We have often considered buying a campground when this trip is over. So whenever we can find an owner who has time to chat about what it’s like to run one, we love to listen and hear about what it’s really like. When we arrived at one resort in Maine, it was a quiet weekday, and the owner was happy to share some advice about the realities of running a campground.
This owner has owned the 65 spot campground for just over four years, and runs it with his wife. Prior to buying it, he owned a storage business, and his wife was a teacher.
One of the biggest lessons he learned after getting into it was, never underestimate The Entertainment Factor. He told us that he had no idea how much people expect a full activities schedule when they check into a destination campground like his.
When you run a destination park, you have to keep campers entertained, he said. If he didn’t have such a packed activity schedule, he would lose up to 40 percent of his business. It’s nothing like campgrounds near amusement parks or other major attractions where campers tend to only spend the night.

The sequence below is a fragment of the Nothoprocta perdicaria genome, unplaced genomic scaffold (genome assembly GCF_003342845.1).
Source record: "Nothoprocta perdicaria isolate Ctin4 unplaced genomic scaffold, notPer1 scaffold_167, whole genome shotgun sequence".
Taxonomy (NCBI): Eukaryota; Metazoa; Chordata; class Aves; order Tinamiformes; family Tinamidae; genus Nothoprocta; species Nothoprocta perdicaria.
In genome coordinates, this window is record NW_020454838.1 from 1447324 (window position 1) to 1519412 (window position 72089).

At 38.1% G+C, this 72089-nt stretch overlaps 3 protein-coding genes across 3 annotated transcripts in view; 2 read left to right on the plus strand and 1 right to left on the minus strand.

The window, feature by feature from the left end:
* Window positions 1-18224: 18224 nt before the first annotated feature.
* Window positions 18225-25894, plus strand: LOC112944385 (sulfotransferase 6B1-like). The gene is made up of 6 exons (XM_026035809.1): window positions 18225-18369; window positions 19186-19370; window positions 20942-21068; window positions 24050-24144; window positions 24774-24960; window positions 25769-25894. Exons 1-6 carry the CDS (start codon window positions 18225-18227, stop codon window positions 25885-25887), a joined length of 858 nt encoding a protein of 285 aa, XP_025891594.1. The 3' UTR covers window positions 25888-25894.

Their first years in business, he and his wife put on a Christmas in July, with a full turkey dinner, three BBQ dinners, and another Turkey Dinner when they had a pre-Halloween party. It was so much work! They didn’t have any commercial grade appliances, and had relatives making mashed potatoes for ninety people with plain old consumer-end kitchen beaters. He had no idea what they were doing, he said, and by the end of the season, they were wiped out.
Recently, they cut back a little on the dinners and BBQs (and nobody has complained), they still have a summer schedule crammed with activities like campsite decorating contests, luaus, scavenger hunts, and other fun things for kids and adults.
But he’s having to be more creative to find activities that will hold the attention of today’s kids. Whenever he does a scavenger hunt, there’s always a handful of kids that refuse to finish it because “it’s too much work” to think about the clues, he says.
And even if he has a one hour break in activities, there will always be some parent that comes up to him and says “Now what am I supposed to do with my kids?!”
Todays, kids, as well their parents, have ADD, he says.
By Labor Day weekend, you’re burnt out and ready to go hide. When Monday rolls around, he says that the smile never leaves his face as all those campers are driving away.